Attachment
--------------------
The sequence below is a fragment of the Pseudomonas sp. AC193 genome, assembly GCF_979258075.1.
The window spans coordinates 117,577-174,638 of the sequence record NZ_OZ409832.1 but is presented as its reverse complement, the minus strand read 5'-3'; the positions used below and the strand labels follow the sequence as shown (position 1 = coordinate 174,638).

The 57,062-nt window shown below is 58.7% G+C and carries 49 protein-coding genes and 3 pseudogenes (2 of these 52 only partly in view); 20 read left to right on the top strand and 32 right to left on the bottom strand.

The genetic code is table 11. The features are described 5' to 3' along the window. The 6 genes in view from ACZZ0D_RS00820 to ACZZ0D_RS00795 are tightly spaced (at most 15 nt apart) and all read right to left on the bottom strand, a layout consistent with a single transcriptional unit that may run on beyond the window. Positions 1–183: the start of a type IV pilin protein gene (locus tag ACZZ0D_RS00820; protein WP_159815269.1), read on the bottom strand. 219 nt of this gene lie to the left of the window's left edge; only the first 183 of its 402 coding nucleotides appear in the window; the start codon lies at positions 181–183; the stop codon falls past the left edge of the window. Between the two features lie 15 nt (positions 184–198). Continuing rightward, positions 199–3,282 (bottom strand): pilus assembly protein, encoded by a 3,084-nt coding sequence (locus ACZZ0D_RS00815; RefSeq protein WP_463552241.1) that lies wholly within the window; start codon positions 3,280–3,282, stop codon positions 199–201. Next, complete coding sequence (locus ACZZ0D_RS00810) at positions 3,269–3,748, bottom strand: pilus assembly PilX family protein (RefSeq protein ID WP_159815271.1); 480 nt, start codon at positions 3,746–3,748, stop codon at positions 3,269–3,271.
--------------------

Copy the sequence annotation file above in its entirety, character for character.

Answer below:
The sequence below is a fragment of the Pseudomonas sp. AC193 genome, assembly GCF_979258075.1.
The window spans coordinates 117,577-174,638 of the sequence record NZ_OZ409832.1 but is presented as its reverse complement, the minus strand read 5'-3'; the positions used below and the strand labels follow the sequence as shown (position 1 = coordinate 174,638).

The 57,062-nt window shown below is 58.7% G+C and carries 49 protein-coding genes and 3 pseudogenes (2 of these 52 only partly in view); 20 read left to right on the top strand and 32 right to left on the bottom strand.

The genetic code is table 11. The features are described 5' to 3' along the window. The 6 genes in view from ACZZ0D_RS00820 to ACZZ0D_RS00795 are tightly spaced (at most 15 nt apart) and all read right to left on the bottom strand, a layout consistent with a single transcriptional unit that may run on beyond the window. Positions 1–183: the start of a type IV pilin protein gene (locus tag ACZZ0D_RS00820; protein WP_159815269.1), read on the bottom strand. 219 nt of this gene lie to the left of the window's left edge; only the first 183 of its 402 coding nucleotides appear in the window; the start codon lies at positions 181–183; the stop codon falls past the left edge of the window. Between the two features lie 15 nt (positions 184–198). Continuing rightward, positions 199–3,282 (bottom strand): pilus assembly protein, encoded by a 3,084-nt coding sequence (locus ACZZ0D_RS00815; RefSeq protein WP_463552241.1) that lies wholly within the window; start codon positions 3,280–3,282, stop codon positions 199–201. Next, complete coding sequence (locus ACZZ0D_RS00810) at positions 3,269–3,748, bottom strand: pilus assembly PilX family protein (RefSeq protein ID WP_159815271.1); 480 nt, start codon at positions 3,746–3,748, stop codon at positions 3,269–3,271.